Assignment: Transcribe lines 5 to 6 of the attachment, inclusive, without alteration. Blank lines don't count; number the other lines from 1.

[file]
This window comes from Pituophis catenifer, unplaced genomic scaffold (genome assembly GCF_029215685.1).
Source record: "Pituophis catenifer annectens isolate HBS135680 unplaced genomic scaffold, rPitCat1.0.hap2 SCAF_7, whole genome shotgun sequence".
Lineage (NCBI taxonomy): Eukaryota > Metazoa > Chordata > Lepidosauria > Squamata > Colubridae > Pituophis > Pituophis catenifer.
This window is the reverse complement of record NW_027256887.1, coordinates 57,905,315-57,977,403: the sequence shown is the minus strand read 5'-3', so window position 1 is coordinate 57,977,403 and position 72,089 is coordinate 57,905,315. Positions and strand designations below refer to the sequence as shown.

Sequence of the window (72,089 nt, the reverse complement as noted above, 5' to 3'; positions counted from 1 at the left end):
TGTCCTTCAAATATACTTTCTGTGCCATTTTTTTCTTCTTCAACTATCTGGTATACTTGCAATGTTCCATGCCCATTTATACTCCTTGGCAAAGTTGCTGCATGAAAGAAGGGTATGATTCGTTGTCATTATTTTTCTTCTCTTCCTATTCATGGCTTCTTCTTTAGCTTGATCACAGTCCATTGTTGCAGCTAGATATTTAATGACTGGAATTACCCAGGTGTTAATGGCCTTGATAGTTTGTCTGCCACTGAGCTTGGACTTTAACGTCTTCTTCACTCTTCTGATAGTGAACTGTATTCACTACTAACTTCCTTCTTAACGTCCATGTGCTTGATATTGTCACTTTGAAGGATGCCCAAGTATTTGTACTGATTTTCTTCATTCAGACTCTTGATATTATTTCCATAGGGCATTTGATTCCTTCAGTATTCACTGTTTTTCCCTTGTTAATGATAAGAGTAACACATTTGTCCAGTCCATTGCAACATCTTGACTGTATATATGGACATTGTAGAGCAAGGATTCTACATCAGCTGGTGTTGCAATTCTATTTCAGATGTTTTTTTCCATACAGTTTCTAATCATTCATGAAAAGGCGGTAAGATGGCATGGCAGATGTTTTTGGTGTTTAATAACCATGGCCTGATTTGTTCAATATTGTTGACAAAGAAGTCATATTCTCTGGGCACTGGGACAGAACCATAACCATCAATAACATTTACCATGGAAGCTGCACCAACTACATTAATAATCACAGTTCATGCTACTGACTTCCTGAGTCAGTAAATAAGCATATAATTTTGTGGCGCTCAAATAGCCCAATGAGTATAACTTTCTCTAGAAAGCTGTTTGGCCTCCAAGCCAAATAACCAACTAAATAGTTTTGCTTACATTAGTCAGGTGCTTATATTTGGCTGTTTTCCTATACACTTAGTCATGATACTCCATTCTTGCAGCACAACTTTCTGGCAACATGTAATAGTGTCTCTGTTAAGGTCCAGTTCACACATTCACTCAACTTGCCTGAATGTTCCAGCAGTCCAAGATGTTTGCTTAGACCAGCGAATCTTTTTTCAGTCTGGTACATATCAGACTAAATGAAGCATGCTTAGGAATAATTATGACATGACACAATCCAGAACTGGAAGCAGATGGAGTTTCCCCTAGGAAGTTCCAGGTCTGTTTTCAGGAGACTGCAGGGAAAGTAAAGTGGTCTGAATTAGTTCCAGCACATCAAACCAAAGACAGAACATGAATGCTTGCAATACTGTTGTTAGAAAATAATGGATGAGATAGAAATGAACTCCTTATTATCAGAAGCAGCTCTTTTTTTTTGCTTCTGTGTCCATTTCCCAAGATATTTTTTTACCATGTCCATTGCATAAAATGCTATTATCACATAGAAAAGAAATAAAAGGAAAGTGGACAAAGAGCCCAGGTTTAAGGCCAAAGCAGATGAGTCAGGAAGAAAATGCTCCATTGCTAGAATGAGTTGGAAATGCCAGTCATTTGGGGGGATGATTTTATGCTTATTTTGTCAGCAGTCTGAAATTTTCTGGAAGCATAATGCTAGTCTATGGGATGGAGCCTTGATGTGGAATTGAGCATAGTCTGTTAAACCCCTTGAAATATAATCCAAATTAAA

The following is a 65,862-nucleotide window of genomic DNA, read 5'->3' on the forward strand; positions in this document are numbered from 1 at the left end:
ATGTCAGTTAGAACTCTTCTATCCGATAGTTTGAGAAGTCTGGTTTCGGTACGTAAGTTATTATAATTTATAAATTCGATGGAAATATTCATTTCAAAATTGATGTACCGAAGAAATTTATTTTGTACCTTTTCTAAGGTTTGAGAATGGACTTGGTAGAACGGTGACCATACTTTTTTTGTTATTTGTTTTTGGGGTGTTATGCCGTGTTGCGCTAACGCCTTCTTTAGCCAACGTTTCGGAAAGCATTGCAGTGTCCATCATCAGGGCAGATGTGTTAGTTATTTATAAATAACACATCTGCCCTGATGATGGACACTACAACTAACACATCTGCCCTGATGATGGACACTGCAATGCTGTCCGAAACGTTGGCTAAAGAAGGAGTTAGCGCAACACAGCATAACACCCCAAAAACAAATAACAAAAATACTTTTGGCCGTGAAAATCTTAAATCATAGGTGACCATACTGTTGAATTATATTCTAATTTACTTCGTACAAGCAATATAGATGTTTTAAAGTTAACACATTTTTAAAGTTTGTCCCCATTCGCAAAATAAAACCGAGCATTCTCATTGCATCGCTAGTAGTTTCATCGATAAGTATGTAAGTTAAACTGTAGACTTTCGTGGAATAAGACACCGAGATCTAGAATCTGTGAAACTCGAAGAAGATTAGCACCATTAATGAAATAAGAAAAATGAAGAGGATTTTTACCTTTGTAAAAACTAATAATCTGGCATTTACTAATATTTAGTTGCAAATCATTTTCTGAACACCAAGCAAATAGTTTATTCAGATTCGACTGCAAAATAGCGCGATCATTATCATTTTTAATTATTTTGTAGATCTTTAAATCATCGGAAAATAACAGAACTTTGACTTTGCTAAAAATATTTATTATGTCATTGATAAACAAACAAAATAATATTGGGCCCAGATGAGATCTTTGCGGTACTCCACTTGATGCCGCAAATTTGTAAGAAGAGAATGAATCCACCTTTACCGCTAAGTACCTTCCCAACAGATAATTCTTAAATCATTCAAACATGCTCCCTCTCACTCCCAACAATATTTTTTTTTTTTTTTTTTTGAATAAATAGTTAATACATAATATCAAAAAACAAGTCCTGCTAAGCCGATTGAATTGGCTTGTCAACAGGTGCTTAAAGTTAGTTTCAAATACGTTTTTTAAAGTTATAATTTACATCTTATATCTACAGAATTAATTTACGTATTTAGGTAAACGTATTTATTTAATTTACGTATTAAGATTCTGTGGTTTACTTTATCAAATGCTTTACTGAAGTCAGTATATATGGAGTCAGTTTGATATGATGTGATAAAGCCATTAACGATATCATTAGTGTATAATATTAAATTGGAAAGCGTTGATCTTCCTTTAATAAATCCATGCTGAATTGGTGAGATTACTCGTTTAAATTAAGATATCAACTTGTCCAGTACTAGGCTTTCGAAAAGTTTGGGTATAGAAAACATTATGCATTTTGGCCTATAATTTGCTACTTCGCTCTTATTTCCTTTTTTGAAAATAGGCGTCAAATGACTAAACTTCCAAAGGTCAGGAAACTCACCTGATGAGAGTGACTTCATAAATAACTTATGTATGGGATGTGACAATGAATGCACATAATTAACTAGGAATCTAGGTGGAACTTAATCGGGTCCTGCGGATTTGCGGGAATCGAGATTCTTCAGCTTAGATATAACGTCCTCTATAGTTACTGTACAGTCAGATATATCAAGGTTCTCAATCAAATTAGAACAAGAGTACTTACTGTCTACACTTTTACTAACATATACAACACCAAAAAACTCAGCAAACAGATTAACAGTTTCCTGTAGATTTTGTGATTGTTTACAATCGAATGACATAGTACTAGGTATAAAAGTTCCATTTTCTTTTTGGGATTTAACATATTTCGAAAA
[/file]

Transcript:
Sequence of the window (72,089 nt, the reverse complement as noted above, 5' to 3'; positions counted from 1 at the left end):
TGTCCTTCAAATATACTTTCTGTGCCATTTTTTTCTTCTTCAACTATCTGGTATACTTGCAATGTTCCATGCCCATTTATACTCCTTGGCAAAGTTGCTGCATGAAAGAAGGGTATGATTCGTTGTCATTATTTTTCTTCTCTTCCTATTCATGGCTTCTTCTTTAGCTTGATCACAGTCCATTGTTGCAGCTAGATATTTAATGACTGGAATTACCCAGGTGTTAATGGCCTTGATAGTTTGTCTGCCACTGAGCTTGGACTTTAACGTCTTCTTCACTCTTCTGATAGTGAACTGTATTCACTACTAACTTCCTTCTTAACGTCCATGTGCTTGATATTGTCACTTTGAAGGATGCCCAAGTATTTGTACTGATTTTCTTCATTCAGACTCTTGATATTATTTCCATAGGGCATTTGATTCCTTCAGTATTCACTGTTTTTCCCTTGTTAATGATAAGAGTAACACATTTGTCCAGTCCATTGCAACATCTTGACTGTATATATGGACATTGTAGAGCAAGGATTCTACATCAGCTGGTGTTGCAATTCTATTTCAGATGTTTTTTTCCATACAGTTTCTAATCATTCATGAAAAGGCGGTAAGATGGCATGGCAGATGTTTTTGGTGTTTAATAACCATGGCCTGATTTGTTCAATATTGTTGACAAAGAAGTCATATTCTCTGGGCACTGGGACAGAACCATAACCATCAATAACATTTACCATGGAAGCTGCACCAACTACATTAATAATCACAGTTCATGCTACTGACTTCCTGAGTCAGTAAATAAGCATATAATTTTGTGGCGCTCAAATAGCCCAATGAGTATAACTTTCTCTAGAAAGCTGTTTGGCCTCCAAGCCAAATAACCAACTAAATAGTTTTGCTTACATTAGTCAGGTGCTTATATTTGGCTGTTTTCCTATACACTTAGTCATGATACTCCATTCTTGCAGCACAACTTTCTGGCAACATGTAATAGTGTCTCTGTTAAGGTCCAGTTCACACATTCACTCAACTTGCCTGAATGTTCCAGCAGTCCAAGATGTTTGCTTAGACCAGCGAATCTTTTTTCAGTCTGGTACATATCAGACTAAATGAAGCATGCTTAGGAATAATTATGACATGACACAATCCAGAACTGGAAGCAGATGGAGTTTCCCCTAGGAAGTTCCAGGTCTGTTTTCAGGAGACTGCAGGGAAAGTAAAGTGGTCTGAATTAGTTCCAGCACATCAAACCAAAGACAGAACATGAATGCTTGCAATACTGTTGTTAGAAAATAATGGATGAGATAGAAATGAACTCCTTATTATCAGAAGCAGCTCTTTTTTTTTGCTTCTGTGTCCATTTCCCAAGATATTTTTTTACCATGTCCATTGCATAAAATGCTATTATCACATAGAAAAGAAATAAAAGGAAAGTGGACAAAGAGCCCAGGTTTAAGGCCAAAGCAGATGAGTCAGGAAGAAAATGCTCCATTGCTAGAATGAGTTGGAAATGCCAGTCATTTGGGGGGATGATTTTATGCTTATTTTGTCAGCAGTCTGAAATTTTCTGGAAGCATAATGCTAGTCTATGGGATGGAGCCTTGATGTGGAATTGAGCATAGTCTGTTAAACCCCTTGAAATATAATCCAAATTAAA